James Joyner is Professor and Department Head of Security Studies at Marine Corps University's Command and Staff College and a nonresident senior fellow at the Scowcroft Center for Strategy and Security at the Atlantic Council. He's a former Army officer and Desert Storm vet. Views expressed here are his own. Follow James on Twitter @DrJJoyner.

Comments

  1. been, in favor of restrictions on most later-term abortions (post-first trimester); and d) is now across-the-board pro-life, but in the 1990s, was in favor of earlier-term abortions (first-trimester) remaining legal.” In other Thompson blogging, Outside the Beltway’s James Joyner reminds readers the Thompson voted for McCain-Feingold and adds: “It’s not therefore clear in what sense Thompson is more “conservative” than McCain. Mostly, I think, it’s that Thompson hasn’t gone around grandstanding on issues that

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  3. Triumph says:

    Thus, technically, you or I might be ahead of Mitt Romney and Sam Brownback.

    Is this your formal announcement that you’re in the race, James? Or have you just formed an exploratory committee?

    You have my wholehearted support!

  4. spacemonkey says:

    Fred will be formidable.

  5. James Joyner says:

    Is this your formal announcement that you’re in the race, James?

    Well, if voters in all 50 states sign a petition …

  6. Dave Schuler says:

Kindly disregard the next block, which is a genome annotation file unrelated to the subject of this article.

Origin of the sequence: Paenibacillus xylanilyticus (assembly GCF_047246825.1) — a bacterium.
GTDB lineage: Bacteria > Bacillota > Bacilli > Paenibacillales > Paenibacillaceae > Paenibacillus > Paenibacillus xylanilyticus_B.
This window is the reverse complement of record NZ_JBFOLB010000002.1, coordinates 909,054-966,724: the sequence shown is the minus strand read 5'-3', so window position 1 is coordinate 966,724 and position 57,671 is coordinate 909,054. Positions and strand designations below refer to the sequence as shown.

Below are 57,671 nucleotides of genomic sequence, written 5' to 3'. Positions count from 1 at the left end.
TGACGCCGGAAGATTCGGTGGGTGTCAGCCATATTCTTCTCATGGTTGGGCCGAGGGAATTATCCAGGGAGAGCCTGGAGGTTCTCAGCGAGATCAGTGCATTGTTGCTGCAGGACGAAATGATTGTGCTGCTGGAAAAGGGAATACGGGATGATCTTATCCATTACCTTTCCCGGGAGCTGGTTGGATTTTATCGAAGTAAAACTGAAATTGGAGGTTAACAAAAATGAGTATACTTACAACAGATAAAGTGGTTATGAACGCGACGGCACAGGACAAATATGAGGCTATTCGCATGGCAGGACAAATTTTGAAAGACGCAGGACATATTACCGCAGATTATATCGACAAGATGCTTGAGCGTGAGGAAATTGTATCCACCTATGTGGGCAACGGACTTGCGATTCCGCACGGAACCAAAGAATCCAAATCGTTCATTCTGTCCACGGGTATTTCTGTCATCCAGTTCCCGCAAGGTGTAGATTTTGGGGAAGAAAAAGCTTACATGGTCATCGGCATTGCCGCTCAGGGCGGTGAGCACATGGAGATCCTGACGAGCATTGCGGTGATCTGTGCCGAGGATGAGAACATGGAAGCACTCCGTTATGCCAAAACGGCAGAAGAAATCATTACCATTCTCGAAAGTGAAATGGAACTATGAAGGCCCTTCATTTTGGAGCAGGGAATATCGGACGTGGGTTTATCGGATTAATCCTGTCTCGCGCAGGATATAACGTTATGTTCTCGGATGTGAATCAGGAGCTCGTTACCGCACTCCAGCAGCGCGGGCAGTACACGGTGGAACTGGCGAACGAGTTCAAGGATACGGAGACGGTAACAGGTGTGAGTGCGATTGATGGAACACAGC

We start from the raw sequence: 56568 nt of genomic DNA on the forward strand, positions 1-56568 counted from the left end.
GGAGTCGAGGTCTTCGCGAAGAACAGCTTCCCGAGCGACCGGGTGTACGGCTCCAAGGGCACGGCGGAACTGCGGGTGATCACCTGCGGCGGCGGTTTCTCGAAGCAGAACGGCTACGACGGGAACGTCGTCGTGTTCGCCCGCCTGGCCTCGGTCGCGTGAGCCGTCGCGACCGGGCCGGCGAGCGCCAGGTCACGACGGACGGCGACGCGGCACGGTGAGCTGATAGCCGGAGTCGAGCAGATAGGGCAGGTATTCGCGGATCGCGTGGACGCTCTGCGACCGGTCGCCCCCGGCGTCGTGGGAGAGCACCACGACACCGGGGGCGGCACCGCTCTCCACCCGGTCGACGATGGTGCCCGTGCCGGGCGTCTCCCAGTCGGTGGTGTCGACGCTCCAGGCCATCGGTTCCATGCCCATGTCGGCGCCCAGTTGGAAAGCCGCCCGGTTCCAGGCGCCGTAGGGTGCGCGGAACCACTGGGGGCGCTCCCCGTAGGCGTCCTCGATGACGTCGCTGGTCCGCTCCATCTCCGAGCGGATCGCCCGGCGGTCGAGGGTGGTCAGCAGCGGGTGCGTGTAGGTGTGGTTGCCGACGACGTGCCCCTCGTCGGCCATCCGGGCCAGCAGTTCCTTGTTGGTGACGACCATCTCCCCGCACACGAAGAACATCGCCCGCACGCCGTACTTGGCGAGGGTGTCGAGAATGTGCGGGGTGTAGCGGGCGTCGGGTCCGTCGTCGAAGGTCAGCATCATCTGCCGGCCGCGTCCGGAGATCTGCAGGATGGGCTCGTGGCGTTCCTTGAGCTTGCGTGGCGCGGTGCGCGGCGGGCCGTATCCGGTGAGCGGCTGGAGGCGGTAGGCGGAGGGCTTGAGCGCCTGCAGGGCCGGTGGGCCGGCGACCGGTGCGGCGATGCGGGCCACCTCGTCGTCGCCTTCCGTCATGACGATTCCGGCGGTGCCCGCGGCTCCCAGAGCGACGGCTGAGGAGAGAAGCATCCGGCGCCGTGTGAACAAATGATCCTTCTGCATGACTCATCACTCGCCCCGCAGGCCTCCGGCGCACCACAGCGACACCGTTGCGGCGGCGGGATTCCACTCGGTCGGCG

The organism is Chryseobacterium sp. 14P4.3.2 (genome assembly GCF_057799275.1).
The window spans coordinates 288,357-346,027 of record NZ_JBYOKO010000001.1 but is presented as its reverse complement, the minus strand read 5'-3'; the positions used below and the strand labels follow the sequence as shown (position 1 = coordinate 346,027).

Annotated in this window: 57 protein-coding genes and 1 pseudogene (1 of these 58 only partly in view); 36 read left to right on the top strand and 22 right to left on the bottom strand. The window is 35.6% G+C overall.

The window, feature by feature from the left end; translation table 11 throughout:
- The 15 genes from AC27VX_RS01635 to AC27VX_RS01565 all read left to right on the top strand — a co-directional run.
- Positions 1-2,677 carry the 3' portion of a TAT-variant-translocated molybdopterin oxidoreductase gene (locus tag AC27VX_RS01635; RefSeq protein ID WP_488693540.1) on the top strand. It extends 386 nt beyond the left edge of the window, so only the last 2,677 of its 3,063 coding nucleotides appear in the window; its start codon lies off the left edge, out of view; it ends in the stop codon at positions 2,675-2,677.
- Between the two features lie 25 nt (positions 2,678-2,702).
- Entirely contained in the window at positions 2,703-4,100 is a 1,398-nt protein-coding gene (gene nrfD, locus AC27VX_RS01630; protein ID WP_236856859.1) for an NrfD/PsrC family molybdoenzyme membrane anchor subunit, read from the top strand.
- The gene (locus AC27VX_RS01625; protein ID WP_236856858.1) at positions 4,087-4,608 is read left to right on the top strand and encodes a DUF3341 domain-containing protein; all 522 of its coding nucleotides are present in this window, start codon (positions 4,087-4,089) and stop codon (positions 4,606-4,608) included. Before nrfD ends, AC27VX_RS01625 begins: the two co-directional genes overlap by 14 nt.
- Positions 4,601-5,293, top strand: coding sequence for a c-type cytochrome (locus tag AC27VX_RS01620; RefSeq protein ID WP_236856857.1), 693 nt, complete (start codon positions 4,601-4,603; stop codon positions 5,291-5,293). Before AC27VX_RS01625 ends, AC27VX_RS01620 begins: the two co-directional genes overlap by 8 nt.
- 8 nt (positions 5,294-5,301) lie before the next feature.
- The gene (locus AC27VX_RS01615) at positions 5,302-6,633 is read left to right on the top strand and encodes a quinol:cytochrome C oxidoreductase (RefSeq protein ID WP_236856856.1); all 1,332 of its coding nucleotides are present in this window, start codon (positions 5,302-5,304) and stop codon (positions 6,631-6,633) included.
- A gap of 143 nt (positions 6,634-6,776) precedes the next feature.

If nominated, I will not run; if elected I will not serve.

    To me these early poll results more than anything else suggest that neither Democratic nor Republican partisans are immune to the electability shibboleth. In my view presidential politics would be a lot truer, more interesting, produce better results, and, ultimately, be better for the country if people just voted their hearts and completely dismissed notions of electability.

  7. Tlaloc says:

    I find it interesting that the last survey (where thompson is counted for the first time) also shows Giuliani taking a 13 dive. Are Fred’s supporters coming straight over form the Rudy side of the court? If so the GOP primary might be pretty hotly contested between McCain, Thompson and Giuliani (previously it looked like there was no way McCain would catch up).

  8. Bithead says:

    Well, here it is, James, Fred speaking ofthe latest meme from the moonbats… the rehashing of the tale that 9/11 was a Bush plot:

    It was an interesting coincidence that their announcements hit the news just as the military released Khalid Sheikh Mohammed’s confession regarding his role in planning the 9/11 attacks — and a lot more. Of course, we didn’t really need his confession, because his career has been so well documented.

    But sure enough, the terrorist’s admissions instantly drew sneers, and not just from the tin-foil hat crowd. Well-placed people acted like Mohammed’s smug confessions meant nothing.

    A lot of people have at least a little in common with Sheen and O’Donnell. They just don’t like to think about how much our enemies actually hate us. It’s easier to escape down a rabbit hole to a land where our own government is tricking us into thinking the world is a dangerous place.

    This would be the same government that can’t even keep our most secret surveillance programs out of the newspapers.

    Who else in the list of people as you listed has had the testicular mass to even identify the tinfoil hat crowd as such, much less confront them so?

    That’s what’s propelling the man’s numbers.

  9. bob in fl says:

    IMHO. Thompson would be the most formidable candidate against any of the Democrats in the 2008 election.